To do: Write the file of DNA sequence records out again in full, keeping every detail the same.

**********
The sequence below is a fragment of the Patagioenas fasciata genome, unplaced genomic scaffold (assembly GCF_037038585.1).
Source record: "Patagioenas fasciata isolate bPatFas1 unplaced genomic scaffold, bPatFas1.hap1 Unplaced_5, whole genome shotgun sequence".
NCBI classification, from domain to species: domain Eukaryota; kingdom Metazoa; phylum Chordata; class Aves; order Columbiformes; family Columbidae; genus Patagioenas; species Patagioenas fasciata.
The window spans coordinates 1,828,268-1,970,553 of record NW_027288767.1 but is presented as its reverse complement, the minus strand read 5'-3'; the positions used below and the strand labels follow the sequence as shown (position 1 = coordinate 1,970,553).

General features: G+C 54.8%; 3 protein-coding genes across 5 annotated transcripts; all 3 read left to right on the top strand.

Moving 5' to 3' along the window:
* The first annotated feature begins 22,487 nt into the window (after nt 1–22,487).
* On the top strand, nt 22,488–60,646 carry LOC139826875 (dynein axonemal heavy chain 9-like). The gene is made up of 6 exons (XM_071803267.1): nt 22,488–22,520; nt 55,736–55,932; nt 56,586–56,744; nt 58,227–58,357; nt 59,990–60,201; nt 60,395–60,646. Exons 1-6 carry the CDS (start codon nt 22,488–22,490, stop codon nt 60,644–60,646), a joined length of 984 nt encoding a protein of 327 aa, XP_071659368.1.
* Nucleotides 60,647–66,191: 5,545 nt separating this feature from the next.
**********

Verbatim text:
The sequence below is a fragment of the Patagioenas fasciata genome, unplaced genomic scaffold (assembly GCF_037038585.1).
Source record: "Patagioenas fasciata isolate bPatFas1 unplaced genomic scaffold, bPatFas1.hap1 Unplaced_5, whole genome shotgun sequence".
NCBI classification, from domain to species: domain Eukaryota; kingdom Metazoa; phylum Chordata; class Aves; order Columbiformes; family Columbidae; genus Patagioenas; species Patagioenas fasciata.
The window spans coordinates 1,828,268-1,970,553 of record NW_027288767.1 but is presented as its reverse complement, the minus strand read 5'-3'; the positions used below and the strand labels follow the sequence as shown (position 1 = coordinate 1,970,553).

General features: G+C 54.8%; 3 protein-coding genes across 5 annotated transcripts; all 3 read left to right on the top strand.

Moving 5' to 3' along the window:
* The first annotated feature begins 22,487 nt into the window (after nt 1–22,487).
* On the top strand, nt 22,488–60,646 carry LOC139826875 (dynein axonemal heavy chain 9-like). The gene is made up of 6 exons (XM_071803267.1): nt 22,488–22,520; nt 55,736–55,932; nt 56,586–56,744; nt 58,227–58,357; nt 59,990–60,201; nt 60,395–60,646. Exons 1-6 carry the CDS (start codon nt 22,488–22,490, stop codon nt 60,644–60,646), a joined length of 984 nt encoding a protein of 327 aa, XP_071659368.1.
* Nucleotides 60,647–66,191: 5,545 nt separating this feature from the next.